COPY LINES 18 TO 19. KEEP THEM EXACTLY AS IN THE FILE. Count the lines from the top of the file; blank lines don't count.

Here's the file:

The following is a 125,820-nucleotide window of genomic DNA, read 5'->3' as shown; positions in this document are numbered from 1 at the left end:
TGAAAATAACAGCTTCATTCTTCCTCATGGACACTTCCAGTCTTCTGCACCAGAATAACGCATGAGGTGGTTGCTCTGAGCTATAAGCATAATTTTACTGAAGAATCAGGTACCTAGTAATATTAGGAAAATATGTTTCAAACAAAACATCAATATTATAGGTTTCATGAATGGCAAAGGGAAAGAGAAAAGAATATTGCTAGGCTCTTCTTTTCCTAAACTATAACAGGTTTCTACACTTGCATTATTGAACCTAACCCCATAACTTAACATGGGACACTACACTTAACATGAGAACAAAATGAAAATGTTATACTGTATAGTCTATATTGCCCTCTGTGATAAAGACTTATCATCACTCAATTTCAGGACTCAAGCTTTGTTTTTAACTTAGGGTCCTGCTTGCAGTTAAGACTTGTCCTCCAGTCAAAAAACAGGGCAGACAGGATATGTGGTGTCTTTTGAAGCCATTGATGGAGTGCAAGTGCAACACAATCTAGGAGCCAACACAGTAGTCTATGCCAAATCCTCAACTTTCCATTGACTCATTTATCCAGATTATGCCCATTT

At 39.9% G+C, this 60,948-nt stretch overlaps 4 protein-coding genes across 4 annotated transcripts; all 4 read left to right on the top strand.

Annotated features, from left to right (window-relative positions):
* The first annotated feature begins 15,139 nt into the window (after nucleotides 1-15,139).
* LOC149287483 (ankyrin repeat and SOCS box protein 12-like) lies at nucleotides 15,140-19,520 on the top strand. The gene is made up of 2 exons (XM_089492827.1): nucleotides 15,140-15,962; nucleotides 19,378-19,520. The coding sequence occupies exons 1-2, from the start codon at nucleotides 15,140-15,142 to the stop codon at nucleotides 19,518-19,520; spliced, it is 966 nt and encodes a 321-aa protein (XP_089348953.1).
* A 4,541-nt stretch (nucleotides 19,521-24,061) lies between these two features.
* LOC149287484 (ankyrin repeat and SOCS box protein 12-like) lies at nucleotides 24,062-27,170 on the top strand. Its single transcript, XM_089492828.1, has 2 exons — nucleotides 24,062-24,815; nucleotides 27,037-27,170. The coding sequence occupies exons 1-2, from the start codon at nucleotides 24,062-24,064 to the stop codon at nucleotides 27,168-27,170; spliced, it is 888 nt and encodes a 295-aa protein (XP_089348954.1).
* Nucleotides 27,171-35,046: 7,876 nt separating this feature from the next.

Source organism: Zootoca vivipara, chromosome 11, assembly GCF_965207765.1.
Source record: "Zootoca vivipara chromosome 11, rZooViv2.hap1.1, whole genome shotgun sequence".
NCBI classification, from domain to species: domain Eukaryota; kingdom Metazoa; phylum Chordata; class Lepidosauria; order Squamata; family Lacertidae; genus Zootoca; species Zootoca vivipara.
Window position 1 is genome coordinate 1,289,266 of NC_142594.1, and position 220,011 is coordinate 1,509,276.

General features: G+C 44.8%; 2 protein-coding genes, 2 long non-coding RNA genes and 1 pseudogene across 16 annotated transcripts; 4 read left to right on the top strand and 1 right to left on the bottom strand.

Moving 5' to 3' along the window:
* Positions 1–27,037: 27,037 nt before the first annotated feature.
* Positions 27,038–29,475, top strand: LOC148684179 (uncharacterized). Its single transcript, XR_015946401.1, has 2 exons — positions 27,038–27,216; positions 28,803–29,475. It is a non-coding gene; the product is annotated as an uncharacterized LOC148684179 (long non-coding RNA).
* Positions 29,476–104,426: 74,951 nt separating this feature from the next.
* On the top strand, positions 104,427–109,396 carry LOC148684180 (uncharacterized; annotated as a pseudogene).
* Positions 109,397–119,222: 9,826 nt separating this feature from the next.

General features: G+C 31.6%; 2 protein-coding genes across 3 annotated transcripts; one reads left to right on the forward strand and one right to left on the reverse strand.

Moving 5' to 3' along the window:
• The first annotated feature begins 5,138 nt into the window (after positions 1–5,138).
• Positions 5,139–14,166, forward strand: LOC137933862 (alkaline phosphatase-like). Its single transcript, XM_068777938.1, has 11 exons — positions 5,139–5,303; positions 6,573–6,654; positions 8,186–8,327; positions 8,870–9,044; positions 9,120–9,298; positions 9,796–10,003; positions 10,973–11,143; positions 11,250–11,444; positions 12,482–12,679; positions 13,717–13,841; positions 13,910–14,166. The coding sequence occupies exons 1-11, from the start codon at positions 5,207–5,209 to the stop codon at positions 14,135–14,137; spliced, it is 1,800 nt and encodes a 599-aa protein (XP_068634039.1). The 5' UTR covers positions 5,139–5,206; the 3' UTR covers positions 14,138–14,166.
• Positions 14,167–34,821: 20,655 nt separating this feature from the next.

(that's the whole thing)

* Positions 29,476–104,426: 74,951 nt separating this feature from the next.
* On the top strand, positions 104,427–109,396 carry LOC148684180 (uncharacterized; annotated as a pseudogene).